Tag Archives: Science

Hayley’s snake come to visit!

On Friday, Hayley’s Dad came in to visit our class and he brought their two pet snakes! It was brilliant, Hayley’s Dad told us lots of facts about the two snakes. Destiny is a Dumeril Boa and Cody is a corn snake. All week we have been learning about unusual pets and these were certainly unusual!

Thanks a lot to Hayley’s Dad for bringing them in, we had a brilliant afternoon…although Ms Ferguson looked very scared!snake 1 snake 2 snake 3 snake 4 snake 5 snake 6 snake 7

Science Week – Rainbow Milk

We put some milk into a wide bowl.  We added some drops of food colouring, red, blue, green and yellow. We then dropped a blob of washing up liquid into the middle of the milk.

You can see in the picture what happened.  The colours swirl and mix in the milk. This is because the washing up liquid breaks up the fats in the milk causing the colours to swirl.

This is why washing up liquid is so good and cleaning dirty dishes!

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Science Week – Kissing Balloons!

We tied two balloons onto a stick. Using a hair-dryer we blew air between the balloons.

We all predicted that the balloons would separate.  However when we tried the experiment, the balloons actually came together!

This is because fast moving air exerts lower pressure than the slower moving air around the balloons, so they are forced together.

We were very surprised by this experiment.

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Science Week Experiments: Bouncy Egg and Dancing Raisins

We conducted two science experiments today.

The first is called Bouncy Egg. We put an egg into a cup full of vinegar. Vinegar is an acid, and although an egg shell is hard it contains lots and lots of tiny holes. Vinegar is an acid. The vinegar will dissolve the egg shell so the the egg becomes ‘bouncy’ and rubbery to the touch.

DSC_0622You can see all the bubbles on the surface of the egg in the picture.





The second experiment was called Dancing Raisins.  We placed a handful of raisins into a glass of fizzy water. They fall to the bottom. Fizzy water contains a gas (carbon dioxide). The gas bubbles attach to the raisins, making them more buoyant so they rise to the top of the glass. As they hit the surface of the water the bubbles pop and the raisins fall back to the bottom of the glass again.downloadimages

Science Week

This week is Science Week.  It is the 20th anniversary of Science Week in Ireland. You can find more information on their website here.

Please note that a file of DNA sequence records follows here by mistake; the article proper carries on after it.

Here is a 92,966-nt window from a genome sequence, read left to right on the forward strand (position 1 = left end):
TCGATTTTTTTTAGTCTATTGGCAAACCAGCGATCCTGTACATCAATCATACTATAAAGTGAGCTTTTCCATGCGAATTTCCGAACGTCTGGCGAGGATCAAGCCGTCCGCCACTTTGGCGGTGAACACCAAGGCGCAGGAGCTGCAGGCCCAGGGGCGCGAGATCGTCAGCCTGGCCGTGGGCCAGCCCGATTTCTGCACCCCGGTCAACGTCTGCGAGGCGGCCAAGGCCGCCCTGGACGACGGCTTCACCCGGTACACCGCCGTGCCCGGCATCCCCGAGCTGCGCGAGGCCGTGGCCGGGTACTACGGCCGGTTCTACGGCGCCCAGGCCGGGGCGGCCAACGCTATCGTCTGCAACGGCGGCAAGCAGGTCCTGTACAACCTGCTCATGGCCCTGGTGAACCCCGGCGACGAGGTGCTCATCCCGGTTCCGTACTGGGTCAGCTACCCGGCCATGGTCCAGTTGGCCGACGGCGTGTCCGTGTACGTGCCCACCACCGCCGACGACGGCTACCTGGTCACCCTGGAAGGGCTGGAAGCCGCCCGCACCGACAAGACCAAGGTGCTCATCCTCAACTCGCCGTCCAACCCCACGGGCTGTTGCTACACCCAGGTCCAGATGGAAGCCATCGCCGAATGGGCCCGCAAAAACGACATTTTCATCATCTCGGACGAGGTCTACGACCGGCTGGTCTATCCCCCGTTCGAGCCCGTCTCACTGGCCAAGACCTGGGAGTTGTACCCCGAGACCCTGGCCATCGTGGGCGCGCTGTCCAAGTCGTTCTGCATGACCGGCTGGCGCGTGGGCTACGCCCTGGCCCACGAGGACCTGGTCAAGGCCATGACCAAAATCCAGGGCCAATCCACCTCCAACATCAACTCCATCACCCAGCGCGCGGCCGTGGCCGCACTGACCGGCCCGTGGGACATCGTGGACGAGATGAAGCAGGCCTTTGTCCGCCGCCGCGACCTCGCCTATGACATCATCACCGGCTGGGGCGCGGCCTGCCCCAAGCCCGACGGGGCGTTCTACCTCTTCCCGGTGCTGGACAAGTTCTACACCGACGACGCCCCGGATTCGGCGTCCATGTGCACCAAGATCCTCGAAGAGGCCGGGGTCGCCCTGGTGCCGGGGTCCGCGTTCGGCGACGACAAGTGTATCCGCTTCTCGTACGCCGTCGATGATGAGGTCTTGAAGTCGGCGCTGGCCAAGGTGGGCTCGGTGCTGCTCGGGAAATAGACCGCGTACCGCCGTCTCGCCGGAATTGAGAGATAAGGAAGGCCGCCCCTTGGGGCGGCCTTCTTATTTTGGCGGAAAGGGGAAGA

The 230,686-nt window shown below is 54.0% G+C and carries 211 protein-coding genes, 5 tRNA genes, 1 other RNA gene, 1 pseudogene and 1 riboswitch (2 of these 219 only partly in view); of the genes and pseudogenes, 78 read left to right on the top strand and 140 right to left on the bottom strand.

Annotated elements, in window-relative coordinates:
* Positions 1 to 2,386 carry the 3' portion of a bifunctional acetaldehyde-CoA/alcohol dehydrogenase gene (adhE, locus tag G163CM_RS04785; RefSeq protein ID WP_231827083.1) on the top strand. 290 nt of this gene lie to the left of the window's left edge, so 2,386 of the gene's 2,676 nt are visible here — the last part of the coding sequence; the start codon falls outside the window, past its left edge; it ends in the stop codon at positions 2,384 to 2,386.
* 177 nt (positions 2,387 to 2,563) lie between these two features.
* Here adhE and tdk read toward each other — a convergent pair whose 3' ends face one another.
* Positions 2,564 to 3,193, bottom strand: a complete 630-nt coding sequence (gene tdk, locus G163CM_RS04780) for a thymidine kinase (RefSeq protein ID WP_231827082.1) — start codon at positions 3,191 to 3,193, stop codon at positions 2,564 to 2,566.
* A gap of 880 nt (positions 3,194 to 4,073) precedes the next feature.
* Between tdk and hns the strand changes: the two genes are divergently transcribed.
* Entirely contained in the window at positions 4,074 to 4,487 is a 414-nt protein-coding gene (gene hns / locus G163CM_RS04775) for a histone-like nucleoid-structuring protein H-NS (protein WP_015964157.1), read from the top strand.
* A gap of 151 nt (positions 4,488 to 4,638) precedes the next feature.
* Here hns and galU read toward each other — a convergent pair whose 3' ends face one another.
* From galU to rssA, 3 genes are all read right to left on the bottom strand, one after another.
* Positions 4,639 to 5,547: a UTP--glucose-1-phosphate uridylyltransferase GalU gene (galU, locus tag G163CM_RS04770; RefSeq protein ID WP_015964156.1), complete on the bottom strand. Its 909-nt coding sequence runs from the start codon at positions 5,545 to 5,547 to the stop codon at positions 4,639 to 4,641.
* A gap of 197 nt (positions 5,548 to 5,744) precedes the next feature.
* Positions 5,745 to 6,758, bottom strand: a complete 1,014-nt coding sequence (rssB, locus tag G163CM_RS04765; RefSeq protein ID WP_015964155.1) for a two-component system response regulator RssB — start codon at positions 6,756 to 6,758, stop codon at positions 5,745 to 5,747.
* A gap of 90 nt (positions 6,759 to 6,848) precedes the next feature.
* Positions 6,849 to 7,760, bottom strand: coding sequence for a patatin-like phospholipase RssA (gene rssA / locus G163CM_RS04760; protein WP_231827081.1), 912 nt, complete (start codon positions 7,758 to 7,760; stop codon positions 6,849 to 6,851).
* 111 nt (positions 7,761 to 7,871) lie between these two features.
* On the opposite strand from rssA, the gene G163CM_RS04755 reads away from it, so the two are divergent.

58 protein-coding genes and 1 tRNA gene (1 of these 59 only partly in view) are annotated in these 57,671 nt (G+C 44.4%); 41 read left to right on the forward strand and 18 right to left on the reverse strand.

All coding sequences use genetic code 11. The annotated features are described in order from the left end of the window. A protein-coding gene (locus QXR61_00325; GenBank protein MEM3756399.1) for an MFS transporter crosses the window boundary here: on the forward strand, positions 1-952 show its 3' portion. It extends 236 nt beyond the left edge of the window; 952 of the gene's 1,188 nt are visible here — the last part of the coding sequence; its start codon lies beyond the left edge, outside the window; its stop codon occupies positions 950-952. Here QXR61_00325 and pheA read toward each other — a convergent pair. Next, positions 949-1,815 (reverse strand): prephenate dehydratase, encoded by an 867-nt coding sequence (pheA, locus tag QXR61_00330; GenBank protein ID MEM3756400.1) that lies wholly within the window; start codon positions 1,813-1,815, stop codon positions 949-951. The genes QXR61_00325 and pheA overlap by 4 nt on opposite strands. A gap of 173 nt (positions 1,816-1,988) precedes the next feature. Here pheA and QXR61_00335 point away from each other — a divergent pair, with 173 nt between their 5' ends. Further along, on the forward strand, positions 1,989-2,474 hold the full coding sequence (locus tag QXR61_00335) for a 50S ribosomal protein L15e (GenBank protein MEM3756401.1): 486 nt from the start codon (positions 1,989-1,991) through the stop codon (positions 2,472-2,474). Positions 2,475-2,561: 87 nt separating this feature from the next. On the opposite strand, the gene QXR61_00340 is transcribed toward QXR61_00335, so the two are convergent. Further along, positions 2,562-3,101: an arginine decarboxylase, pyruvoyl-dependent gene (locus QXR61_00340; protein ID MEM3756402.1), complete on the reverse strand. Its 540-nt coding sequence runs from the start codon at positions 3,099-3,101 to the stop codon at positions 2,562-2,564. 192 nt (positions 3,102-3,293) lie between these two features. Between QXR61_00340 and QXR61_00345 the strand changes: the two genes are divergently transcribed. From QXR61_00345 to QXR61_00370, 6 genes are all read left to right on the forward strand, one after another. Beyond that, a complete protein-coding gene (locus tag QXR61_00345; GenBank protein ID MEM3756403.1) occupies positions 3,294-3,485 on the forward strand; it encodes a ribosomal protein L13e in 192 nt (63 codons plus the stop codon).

Here are some interesting and funny science facts. (From a website called Science For Kids)

  • Rabbits and parrots can see behind themselves without even moving their heads!
  • Butterflies taste food by standing on top of it! Their taste receptors are in their feet unlike humans who have most on their tongue.
  • Most of the dust in your home is actually dead skin! Yuck!
  • Although the Stegosaurus dinosaur was over 9 metres long, its brain was only the size of a walnut.
  • Humans get a little taller in space because there is no gravity pulling down on them.
  • Because of the unusual shape of their legs, kangaroos and emus struggle to walk backwards.
  • A hippopotamus may seem huge but it can still run faster than a man.
  • Even if an analog clock is broken, at least it shows the correct time twice a day.
  • Sneezing with your eyes open is impossible.
  • The trickiest tongue twister in the English language is apparently “Sixth sick sheik’s sixth sheep’s sick”. Give it a try and see for yourself.


Can you balance?

The challenge

Stand with your back and heels against a wall or door and your legs straight. Drop a coin on the floor in front of you. Can you pick it up without falling over?

The reward

You get to keep the euro coin.









What we learned

It’s not possible.

In order to balance when you are standing your centre of gravity should be over your feet.  When you are standing and bend forwards your centre of gravity starts to move forward too. Normally, you’d compensate by sticking your bum out behind you. But with the door there, this is impossible, so you tip over and Mr. Gorman gets to keep the money.

Animal Projects

As we were looking at animals in our science books, we decided to pick our favourite animal and learn some more about them.  We all stood at the top of the class and presented our research!

A few interesting facts taken from these projects:

Beavers use their tails to communicate

IMG_0087     (Robert, Callum and Ronan)

There are over 300 breeds of pigs

IMG_0089  (Jude and Tobi)

Chipmunks have large pouches in their cheeks for carrying food

IMG_0101  (Shauna and Alexandra)

Ferrets have very bad breath!

IMG_0098   (Wiktoria, Chloe and Katie)


Gray wolves are the biggest dogs in the wolf family

IMG_0097    (Harrison, Ryan and Eddie)



Foxes have really good hearing and are nocturnal animals

IMG_0093   (Alvin and Dario)


Wild chinchillas can be found in South America

IMG_0090    (Leah and Ella)

Bats can eat all night!

IMG_0088    (Darragh and Craig)


Male rabbits are called Bucks and female rabbits are called Does.

IMG_0085    (Zofia and Sophie)